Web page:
looks like you have better info and a more accurate weight for gas can, i just pulled it off of one of my old spreadsheets, probably a half used canister i had around the house. I should look into this but its so convenient that i don't typically question it. Looks like it may not be too bad to carry it, slight weight penalty for quick hot water isn't the end of the world i suppose.

Kevin Robin
(happakidd)

Locale: Northern California
thanks!! will update some of the gear list tonight on 07/12/2011 19:55:47 MDT Print View

Thanks for the commentary so far!!

-On nixing groundsheet - girlfriend has already expressed concern about the floor-less shelter, groundsheet required.

-Trash compactor bag is hefty brand, came in a 4 pack from target, probably good to check it for holes anyways, somehow i carried half a liter of sand in it from our last trip to the beach, if its good with that kind of abuse its probably fine when i'm not trying to take the beach home with me.

-I'll have to try out the aquamira and see how it works out, I haven't used it yet but have been interested after seeing all the positive reviews on here.

-On esbit - I've been curious, i'll have to give them a go on one of our upcoming trips.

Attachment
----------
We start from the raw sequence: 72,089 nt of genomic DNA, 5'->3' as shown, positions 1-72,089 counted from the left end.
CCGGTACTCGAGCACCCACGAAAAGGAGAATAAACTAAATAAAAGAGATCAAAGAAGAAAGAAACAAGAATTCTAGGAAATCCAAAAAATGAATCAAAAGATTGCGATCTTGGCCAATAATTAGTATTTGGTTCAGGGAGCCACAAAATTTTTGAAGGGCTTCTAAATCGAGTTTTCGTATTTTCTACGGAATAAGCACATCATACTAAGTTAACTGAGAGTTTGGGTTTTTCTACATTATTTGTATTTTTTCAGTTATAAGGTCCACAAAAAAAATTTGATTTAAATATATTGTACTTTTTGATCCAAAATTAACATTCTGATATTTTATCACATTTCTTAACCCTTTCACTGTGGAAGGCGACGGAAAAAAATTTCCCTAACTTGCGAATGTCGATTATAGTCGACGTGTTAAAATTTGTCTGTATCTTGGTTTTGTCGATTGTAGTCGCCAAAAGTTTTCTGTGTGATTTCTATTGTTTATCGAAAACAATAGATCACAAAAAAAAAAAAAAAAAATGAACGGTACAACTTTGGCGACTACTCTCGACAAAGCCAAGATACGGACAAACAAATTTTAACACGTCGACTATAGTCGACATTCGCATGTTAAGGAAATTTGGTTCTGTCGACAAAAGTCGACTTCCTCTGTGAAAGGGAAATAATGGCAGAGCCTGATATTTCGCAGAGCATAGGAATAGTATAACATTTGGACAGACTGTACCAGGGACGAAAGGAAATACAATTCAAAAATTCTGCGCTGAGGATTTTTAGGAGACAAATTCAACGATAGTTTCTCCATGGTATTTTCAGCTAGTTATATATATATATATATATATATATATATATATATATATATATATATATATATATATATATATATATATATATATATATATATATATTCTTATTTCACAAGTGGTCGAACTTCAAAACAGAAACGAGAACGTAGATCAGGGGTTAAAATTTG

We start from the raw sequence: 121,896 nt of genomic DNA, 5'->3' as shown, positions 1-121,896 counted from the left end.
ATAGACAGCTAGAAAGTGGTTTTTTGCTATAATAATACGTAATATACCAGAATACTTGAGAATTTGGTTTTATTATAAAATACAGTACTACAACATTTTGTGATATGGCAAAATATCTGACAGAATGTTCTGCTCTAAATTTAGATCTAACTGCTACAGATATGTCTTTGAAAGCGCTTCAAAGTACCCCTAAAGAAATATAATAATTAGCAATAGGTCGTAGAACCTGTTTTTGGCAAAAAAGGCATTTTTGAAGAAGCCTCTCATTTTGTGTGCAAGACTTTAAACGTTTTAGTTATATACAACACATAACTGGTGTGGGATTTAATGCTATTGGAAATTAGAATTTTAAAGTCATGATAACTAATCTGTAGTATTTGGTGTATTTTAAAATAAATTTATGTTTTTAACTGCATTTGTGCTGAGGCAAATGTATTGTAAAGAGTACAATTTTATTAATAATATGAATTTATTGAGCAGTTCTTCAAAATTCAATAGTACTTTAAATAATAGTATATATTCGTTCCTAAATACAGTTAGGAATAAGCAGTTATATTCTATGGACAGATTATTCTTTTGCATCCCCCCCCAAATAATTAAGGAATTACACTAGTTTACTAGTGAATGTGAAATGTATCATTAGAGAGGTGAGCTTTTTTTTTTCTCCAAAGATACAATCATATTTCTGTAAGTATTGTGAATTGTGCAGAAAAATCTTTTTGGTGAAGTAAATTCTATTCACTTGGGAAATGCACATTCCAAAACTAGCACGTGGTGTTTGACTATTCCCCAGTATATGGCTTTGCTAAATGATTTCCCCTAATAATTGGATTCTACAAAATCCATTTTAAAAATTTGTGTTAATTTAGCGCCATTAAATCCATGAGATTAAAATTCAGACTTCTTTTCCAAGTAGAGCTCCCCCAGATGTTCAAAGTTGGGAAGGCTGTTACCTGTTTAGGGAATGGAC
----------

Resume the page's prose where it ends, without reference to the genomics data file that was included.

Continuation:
-Bandana - yeah. nixing second, will trim or may switch to one of my other pack towel like thingies, I have one that was great on some past trips and is lighter than a bandana but i can't find it. I forgot i had it until now.

-Caldera cone - I MYOG'd my windscreen from some aluminum dryer duct pipe, weighs nothing and seems to work well, are the caldera cone setups even better? have considered buying a commercially available option but have been holding off because free is an awesome price.

Edited by happakidd on 07/12/2011 19:58:21 MDT.

Mike Clelland
(mikeclelland) - MLife

Locale: The Tetons (via Idaho)
aqua-mira on 07/12/2011 20:47:06 MDT Print View

Kevin -

-Caldera cone - if you have a nice homemade wind screen, USE IT! The caldera cone is nice, but homemade gear is dear to my heart.

And --- I did an AquaMira tip in my book, It's a system that is far superior to the directions on the store boutght bottles. I'll re-post here if you don't have the book.

-----------------------------


106@ Revising how AQUA-MIRA is used

My preferred system for treating suspect water is Aqua-Mira. This is a chlorine dioxide chemical treatment that leaves very little noticeable taste in the water. It has a proven track record over the years, and it has a long shelf life. And for reasons I don’t understand, nowhere on the bottles does it say it makes questionable water safe to drink. It is a two bottle system of very stable A & B liquids, when mixed it creates a dependable solution for water-bourne pathogens.

I advocate a system that does not quite match the written directions on the bottle. Here’s what I do for myself:

~ I’ll re-package the A & B into two smaller bottles, I’ll use a sharpie to clearly label each of these tiny bottles.

~ The system requires a third bottle that gets labeled MIX. I’ll use the smallest (black or opaque) bottle I can for this purpose. The reason for the smallest bottle is because I don’t want to store this mix for too long, I want to use it up well before it has a chance to loose it’s effectiveness.

~ Before hiking in the morning, I’ll pre-mix an equal amount of A and B liquid into the tiny MIX bottle. The tiny bottle I use will only hold about 40 drops total, so I use 20 of A and 20 of B.